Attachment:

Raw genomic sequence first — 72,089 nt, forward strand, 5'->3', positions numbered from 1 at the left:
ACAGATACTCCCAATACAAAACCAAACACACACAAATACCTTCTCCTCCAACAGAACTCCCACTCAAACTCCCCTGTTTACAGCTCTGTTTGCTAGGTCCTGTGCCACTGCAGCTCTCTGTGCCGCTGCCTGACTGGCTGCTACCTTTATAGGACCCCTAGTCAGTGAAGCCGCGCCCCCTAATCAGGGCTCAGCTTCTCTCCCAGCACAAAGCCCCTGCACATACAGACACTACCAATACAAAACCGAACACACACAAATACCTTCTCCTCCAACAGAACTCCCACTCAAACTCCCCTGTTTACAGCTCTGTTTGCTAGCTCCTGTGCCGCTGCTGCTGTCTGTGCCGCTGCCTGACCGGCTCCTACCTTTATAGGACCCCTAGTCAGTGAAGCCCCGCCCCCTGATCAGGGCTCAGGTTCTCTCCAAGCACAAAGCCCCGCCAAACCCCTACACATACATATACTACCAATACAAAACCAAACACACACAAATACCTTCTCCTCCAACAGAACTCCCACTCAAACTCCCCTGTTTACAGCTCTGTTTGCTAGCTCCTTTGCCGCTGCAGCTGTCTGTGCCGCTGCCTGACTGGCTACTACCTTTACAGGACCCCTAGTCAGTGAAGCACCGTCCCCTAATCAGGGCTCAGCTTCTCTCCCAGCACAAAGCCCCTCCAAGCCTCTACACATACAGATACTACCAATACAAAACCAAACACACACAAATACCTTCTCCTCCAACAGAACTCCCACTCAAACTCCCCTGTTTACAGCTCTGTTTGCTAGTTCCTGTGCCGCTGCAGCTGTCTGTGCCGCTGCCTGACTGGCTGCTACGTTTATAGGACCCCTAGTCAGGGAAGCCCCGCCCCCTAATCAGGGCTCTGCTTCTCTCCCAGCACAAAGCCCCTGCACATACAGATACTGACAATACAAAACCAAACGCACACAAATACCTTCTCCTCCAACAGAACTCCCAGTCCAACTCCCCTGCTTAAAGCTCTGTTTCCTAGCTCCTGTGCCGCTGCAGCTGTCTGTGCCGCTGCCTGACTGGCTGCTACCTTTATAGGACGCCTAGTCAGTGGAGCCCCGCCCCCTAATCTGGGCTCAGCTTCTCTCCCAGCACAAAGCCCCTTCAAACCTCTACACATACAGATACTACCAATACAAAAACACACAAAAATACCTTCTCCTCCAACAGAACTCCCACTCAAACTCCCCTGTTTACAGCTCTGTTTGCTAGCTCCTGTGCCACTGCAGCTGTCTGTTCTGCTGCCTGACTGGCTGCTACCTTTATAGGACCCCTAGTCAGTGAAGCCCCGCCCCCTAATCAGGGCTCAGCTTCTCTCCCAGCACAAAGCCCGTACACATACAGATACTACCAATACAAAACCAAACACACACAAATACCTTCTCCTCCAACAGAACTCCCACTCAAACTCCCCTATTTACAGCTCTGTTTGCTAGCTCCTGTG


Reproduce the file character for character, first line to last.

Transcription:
Raw genomic sequence first — 72,089 nt, forward strand, 5'->3', positions numbered from 1 at the left:
ACAGATACTCCCAATACAAAACCAAACACACACAAATACCTTCTCCTCCAACAGAACTCCCACTCAAACTCCCCTGTTTACAGCTCTGTTTGCTAGGTCCTGTGCCACTGCAGCTCTCTGTGCCGCTGCCTGACTGGCTGCTACCTTTATAGGACCCCTAGTCAGTGAAGCCGCGCCCCCTAATCAGGGCTCAGCTTCTCTCCCAGCACAAAGCCCCTGCACATACAGACACTACCAATACAAAACCGAACACACACAAATACCTTCTCCTCCAACAGAACTCCCACTCAAACTCCCCTGTTTACAGCTCTGTTTGCTAGCTCCTGTGCCGCTGCTGCTGTCTGTGCCGCTGCCTGACCGGCTCCTACCTTTATAGGACCCCTAGTCAGTGAAGCCCCGCCCCCTGATCAGGGCTCAGGTTCTCTCCAAGCACAAAGCCCCGCCAAACCCCTACACATACATATACTACCAATACAAAACCAAACACACACAAATACCTTCTCCTCCAACAGAACTCCCACTCAAACTCCCCTGTTTACAGCTCTGTTTGCTAGCTCCTTTGCCGCTGCAGCTGTCTGTGCCGCTGCCTGACTGGCTACTACCTTTACAGGACCCCTAGTCAGTGAAGCACCGTCCCCTAATCAGGGCTCAGCTTCTCTCCCAGCACAAAGCCCCTCCAAGCCTCTACACATACAGATACTACCAATACAAAACCAAACACACACAAATACCTTCTCCTCCAACAGAACTCCCACTCAAACTCCCCTGTTTACAGCTCTGTTTGCTAGTTCCTGTGCCGCTGCAGCTGTCTGTGCCGCTGCCTGACTGGCTGCTACGTTTATAGGACCCCTAGTCAGGGAAGCCCCGCCCCCTAATCAGGGCTCTGCTTCTCTCCCAGCACAAAGCCCCTGCACATACAGATACTGACAATACAAAACCAAACGCACACAAATACCTTCTCCTCCAACAGAACTCCCAGTCCAACTCCCCTGCTTAAAGCTCTGTTTCCTAGCTCCTGTGCCGCTGCAGCTGTCTGTGCCGCTGCCTGACTGGCTGCTACCTTTATAGGACGCCTAGTCAGTGGAGCCCCGCCCCCTAATCTGGGCTCAGCTTCTCTCCCAGCACAAAGCCCCTTCAAACCTCTACACATACAGATACTACCAATACAAAAACACACAAAAATACCTTCTCCTCCAACAGAACTCCCACTCAAACTCCCCTGTTTACAGCTCTGTTTGCTAGCTCCTGTGCCACTGCAGCTGTCTGTTCTGCTGCCTGACTGGCTGCTACCTTTATAGGACCCCTAGTCAGTGAAGCCCCGCCCCCTAATCAGGGCTCAGCTTCTCTCCCAGCACAAAGCCCGTACACATACAGATACTACCAATACAAAACCAAACACACACAAATACCTTCTCCTCCAACAGAACTCCCACTCAAACTCCCCTATTTACAGCTCTGTTTGCTAGCTCCTGTG